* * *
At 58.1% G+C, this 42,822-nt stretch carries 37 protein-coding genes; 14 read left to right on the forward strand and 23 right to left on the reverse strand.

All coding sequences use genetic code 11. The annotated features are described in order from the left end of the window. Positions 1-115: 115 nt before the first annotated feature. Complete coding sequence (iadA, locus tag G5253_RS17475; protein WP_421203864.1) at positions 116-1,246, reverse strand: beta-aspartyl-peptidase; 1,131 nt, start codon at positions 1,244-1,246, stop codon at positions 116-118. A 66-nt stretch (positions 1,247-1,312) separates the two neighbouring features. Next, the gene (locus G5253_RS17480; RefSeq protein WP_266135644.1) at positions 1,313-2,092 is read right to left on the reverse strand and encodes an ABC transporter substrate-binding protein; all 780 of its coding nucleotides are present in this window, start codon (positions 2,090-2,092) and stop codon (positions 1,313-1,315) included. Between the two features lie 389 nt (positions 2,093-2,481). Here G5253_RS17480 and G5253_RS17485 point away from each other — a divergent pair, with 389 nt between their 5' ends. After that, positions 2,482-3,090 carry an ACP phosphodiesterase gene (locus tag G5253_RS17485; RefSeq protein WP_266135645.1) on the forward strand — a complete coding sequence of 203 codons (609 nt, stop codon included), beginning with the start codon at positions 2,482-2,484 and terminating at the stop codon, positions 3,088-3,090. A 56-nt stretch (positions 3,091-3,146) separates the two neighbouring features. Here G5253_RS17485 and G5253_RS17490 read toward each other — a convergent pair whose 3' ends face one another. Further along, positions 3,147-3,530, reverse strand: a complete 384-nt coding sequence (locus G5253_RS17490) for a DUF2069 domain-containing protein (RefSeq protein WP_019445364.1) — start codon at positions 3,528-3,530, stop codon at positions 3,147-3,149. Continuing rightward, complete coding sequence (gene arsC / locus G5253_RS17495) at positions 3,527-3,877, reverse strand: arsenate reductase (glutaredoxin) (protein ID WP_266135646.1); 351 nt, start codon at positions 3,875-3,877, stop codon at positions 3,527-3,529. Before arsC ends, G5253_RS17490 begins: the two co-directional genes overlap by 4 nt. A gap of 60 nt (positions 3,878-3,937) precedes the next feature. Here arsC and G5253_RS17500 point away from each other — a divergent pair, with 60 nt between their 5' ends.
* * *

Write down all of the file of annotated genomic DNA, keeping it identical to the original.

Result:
At 58.1% G+C, this 42,822-nt stretch carries 37 protein-coding genes; 14 read left to right on the forward strand and 23 right to left on the reverse strand.

All coding sequences use genetic code 11. The annotated features are described in order from the left end of the window. Positions 1-115: 115 nt before the first annotated feature. Complete coding sequence (iadA, locus tag G5253_RS17475; protein WP_421203864.1) at positions 116-1,246, reverse strand: beta-aspartyl-peptidase; 1,131 nt, start codon at positions 1,244-1,246, stop codon at positions 116-118. A 66-nt stretch (positions 1,247-1,312) separates the two neighbouring features. Next, the gene (locus G5253_RS17480; RefSeq protein WP_266135644.1) at positions 1,313-2,092 is read right to left on the reverse strand and encodes an ABC transporter substrate-binding protein; all 780 of its coding nucleotides are present in this window, start codon (positions 2,090-2,092) and stop codon (positions 1,313-1,315) included. Between the two features lie 389 nt (positions 2,093-2,481). Here G5253_RS17480 and G5253_RS17485 point away from each other — a divergent pair, with 389 nt between their 5' ends. After that, positions 2,482-3,090 carry an ACP phosphodiesterase gene (locus tag G5253_RS17485; RefSeq protein WP_266135645.1) on the forward strand — a complete coding sequence of 203 codons (609 nt, stop codon included), beginning with the start codon at positions 2,482-2,484 and terminating at the stop codon, positions 3,088-3,090. A 56-nt stretch (positions 3,091-3,146) separates the two neighbouring features. Here G5253_RS17485 and G5253_RS17490 read toward each other — a convergent pair whose 3' ends face one another. Further along, positions 3,147-3,530, reverse strand: a complete 384-nt coding sequence (locus G5253_RS17490) for a DUF2069 domain-containing protein (RefSeq protein WP_019445364.1) — start codon at positions 3,528-3,530, stop codon at positions 3,147-3,149. Continuing rightward, complete coding sequence (gene arsC / locus G5253_RS17495) at positions 3,527-3,877, reverse strand: arsenate reductase (glutaredoxin) (protein ID WP_266135646.1); 351 nt, start codon at positions 3,875-3,877, stop codon at positions 3,527-3,529. Before arsC ends, G5253_RS17490 begins: the two co-directional genes overlap by 4 nt. A gap of 60 nt (positions 3,878-3,937) precedes the next feature. Here arsC and G5253_RS17500 point away from each other — a divergent pair, with 60 nt between their 5' ends.